Brexit brings a chance to strengthen ties between Argentina and the Falkland Islands, the country’s foreign minister said yesterday. Jorge Faurie met with his counterpart Jeremy Hunt in London where the pair discussed increasing trade and travel links between the islands and South America. Afterwards Mr Faurie said: ‘Our plan is to generate a greater link between the mainland and the insular part.’ Rightly or wrongly, some interpreted his comments as part of a plot to use Brexit to ultimately take control of the islands.
BRUSSELS-backing peers have been accused of “seriously undermining” Britain’s position in the Brexit negotiations by demanding a fresh EU referendum. A string of unelected parliamentarians pleaded for another national poll on the UK’s links with the European bloc during a House of Lords debate on the issue yesterday. One even called for leading Leave campaigners Boris Johnson and Michael Gove to be “imprisoned” for alleged “lies” during the run up to the 2016 in-or-out vote on the country’s membership of the EU. But a Government frontbencher warned that the demands for a so-called “People’s Vote” on a Brexit deal between the UK and the bloc risked wrecking the negotiations.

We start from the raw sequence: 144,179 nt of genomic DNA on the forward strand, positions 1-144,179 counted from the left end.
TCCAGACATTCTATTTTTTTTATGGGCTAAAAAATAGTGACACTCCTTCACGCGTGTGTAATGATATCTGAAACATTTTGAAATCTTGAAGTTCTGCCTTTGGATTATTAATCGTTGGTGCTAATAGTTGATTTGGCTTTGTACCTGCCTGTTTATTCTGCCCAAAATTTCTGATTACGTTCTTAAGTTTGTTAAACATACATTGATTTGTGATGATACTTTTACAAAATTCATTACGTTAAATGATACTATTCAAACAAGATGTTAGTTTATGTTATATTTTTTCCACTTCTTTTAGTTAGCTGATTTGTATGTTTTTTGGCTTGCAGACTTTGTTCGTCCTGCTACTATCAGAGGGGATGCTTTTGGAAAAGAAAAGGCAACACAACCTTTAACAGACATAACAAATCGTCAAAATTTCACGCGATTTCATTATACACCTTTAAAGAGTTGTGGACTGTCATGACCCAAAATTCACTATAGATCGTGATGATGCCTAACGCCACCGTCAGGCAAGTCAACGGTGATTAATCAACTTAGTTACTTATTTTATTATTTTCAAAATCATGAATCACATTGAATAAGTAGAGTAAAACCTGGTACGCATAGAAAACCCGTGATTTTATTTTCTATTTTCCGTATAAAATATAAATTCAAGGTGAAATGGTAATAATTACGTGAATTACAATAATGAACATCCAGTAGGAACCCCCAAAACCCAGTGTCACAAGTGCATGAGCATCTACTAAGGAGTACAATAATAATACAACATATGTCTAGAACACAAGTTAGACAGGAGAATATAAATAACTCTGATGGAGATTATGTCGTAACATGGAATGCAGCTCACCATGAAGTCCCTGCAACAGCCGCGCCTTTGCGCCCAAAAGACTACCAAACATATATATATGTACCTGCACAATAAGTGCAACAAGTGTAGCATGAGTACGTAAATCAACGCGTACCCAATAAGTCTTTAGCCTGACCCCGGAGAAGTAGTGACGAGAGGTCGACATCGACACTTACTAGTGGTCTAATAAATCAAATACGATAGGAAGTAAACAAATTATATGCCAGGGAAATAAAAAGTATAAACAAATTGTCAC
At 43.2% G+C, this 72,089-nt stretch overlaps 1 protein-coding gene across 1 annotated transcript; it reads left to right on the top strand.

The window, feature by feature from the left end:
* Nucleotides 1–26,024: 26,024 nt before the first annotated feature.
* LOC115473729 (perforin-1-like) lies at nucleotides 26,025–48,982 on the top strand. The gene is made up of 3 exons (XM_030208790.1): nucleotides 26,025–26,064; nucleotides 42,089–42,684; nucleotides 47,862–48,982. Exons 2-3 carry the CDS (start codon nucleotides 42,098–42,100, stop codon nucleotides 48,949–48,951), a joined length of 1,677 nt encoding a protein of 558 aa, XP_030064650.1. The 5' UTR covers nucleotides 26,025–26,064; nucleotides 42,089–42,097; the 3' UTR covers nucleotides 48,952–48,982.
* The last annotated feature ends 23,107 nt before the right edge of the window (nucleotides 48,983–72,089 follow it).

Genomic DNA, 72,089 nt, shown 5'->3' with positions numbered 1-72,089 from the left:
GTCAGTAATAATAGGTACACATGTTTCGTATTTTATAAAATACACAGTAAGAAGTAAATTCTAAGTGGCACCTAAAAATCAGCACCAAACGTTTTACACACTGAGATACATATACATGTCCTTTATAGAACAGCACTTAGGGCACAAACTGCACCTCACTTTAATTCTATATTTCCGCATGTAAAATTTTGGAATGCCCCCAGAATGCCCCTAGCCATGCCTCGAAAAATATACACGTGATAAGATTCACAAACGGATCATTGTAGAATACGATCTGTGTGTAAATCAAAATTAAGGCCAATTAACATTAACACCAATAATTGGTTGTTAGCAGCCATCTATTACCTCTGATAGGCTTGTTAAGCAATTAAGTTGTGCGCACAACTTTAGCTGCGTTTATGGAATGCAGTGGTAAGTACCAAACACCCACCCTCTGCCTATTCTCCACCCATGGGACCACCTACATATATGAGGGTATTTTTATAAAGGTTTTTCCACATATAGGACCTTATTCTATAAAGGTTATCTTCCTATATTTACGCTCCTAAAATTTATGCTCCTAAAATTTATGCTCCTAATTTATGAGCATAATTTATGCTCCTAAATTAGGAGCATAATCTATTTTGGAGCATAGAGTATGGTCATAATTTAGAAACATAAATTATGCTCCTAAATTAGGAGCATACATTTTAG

John McDonnell faced a backlash today over his demand for a ‘huge’ £108billion a year spending splurge to ‘end austerity’. The shadow chancellor was warned his plans would reverse eight years of work trying to balance the books, and allow the deficit to spiral once again. And he refused five times to rule out increasing fuel duty as part of efforts to drum up cash for a left-wing government’s programme. The respected Institute for Fiscal Studies (IFS) think-tank said the spending platform set out by the Opposition at the election last year had been ‘huge’. But it pointed out that those proposals – totalling £40billion a year in day-to-day outlay plus many times more in capital spend – actually meant giving less to the NHS than the Tory government and did not cover the bill for reversing benefit cuts.